This 57 Y Block has the best flowing exhaust manifolds, a "modern" carburetor and oil filter.
Crankshaft Dampener and Double-Row Pulley
It is always the details that make a difference, but we believe that especially to be true when it comes to engine work. There are quite a few pictures in the slideshows below, and yet there are still a good number of new parts I have not mentioned yet or do not have pictured. Let's start with the crankshaft dampener and double-row accessory pulley. With the exception of the very early Y Blocks and some industrial applications, Ford's first overhead valve engine always included a crankshaft pulley that had a rubber insulator between the outer and inner ring. Of course, this was designed to dampen vibrations from engine harmonics, etc. These engines are almost 60 years old and the rubber insulator on many a dampener is either deteriorated or just about to give way. There are good companies who will rebuild your dampener but I chose to go the brand new route with a company right here in the US of A. When I made my order I added a double-row accessory pulley just in case I wanted to add anything at a later date. The company is in McPherson, Kansas, and it is called Advanced Automotive Components, Inc. I will give you their eBay store for now as their website seems to be down at the time of this post.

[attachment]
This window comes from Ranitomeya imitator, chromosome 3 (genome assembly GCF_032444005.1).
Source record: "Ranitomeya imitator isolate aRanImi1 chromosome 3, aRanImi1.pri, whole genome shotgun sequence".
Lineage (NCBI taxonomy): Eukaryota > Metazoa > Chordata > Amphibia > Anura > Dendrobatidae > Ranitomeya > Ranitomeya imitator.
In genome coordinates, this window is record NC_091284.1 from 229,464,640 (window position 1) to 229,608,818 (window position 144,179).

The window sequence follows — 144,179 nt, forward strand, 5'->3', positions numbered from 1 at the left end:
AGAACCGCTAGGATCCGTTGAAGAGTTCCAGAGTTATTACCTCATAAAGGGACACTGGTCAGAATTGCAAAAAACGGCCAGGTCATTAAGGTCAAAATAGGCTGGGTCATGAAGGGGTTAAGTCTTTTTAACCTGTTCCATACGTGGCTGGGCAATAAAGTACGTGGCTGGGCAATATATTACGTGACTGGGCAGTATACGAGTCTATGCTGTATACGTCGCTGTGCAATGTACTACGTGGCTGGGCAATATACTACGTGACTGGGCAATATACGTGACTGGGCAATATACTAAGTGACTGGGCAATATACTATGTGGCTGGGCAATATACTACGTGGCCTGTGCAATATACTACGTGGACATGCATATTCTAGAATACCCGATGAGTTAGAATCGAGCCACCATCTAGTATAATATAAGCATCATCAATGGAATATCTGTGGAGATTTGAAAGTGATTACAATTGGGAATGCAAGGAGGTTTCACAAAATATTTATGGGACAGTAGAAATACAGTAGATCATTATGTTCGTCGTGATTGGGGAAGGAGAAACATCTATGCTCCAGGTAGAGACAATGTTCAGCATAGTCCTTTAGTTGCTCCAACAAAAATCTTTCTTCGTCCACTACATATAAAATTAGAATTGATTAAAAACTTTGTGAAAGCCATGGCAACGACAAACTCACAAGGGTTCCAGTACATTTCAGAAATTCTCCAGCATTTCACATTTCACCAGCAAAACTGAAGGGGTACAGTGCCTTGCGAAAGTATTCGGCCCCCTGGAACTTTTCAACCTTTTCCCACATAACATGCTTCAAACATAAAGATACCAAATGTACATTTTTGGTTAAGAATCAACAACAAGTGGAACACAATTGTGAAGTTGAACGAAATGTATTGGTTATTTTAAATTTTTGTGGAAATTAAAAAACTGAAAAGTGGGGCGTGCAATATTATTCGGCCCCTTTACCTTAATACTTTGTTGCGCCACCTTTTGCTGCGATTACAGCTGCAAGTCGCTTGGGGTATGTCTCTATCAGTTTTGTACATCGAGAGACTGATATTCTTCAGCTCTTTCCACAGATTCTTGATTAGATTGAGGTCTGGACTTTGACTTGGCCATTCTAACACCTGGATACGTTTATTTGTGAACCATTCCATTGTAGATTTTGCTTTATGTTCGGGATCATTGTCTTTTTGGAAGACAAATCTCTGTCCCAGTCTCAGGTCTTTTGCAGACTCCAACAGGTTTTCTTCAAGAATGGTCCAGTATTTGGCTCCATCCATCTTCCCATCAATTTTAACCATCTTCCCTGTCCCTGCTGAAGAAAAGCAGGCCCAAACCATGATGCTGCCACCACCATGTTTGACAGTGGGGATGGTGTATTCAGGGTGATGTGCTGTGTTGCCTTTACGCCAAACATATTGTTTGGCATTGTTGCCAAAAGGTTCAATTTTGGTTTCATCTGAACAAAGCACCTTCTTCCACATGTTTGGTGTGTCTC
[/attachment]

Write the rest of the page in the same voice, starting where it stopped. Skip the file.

Barker High Ratio Rocker Arms
A couple of years back I came across these little gems - "Hi-Lift Y Block Rocker Arms" - from a company named "B & B Automotive" in Glendale, California. You can tell the box and information have some age to them because there is no zip code listed anywhere. The rocker arms are NOS and are coated with that anti-rust cvosmilene from back in the day. I have new shafts, a set of good rocker arm stands, hardware, and of course adjusters for this set of rockers. The ratio is not documented but it is believed to be 1.54 or so. The plan is to run these on a set of ECZ-G heads and to have the rocker arm shaft fully pressurized.
Other Odds and Ends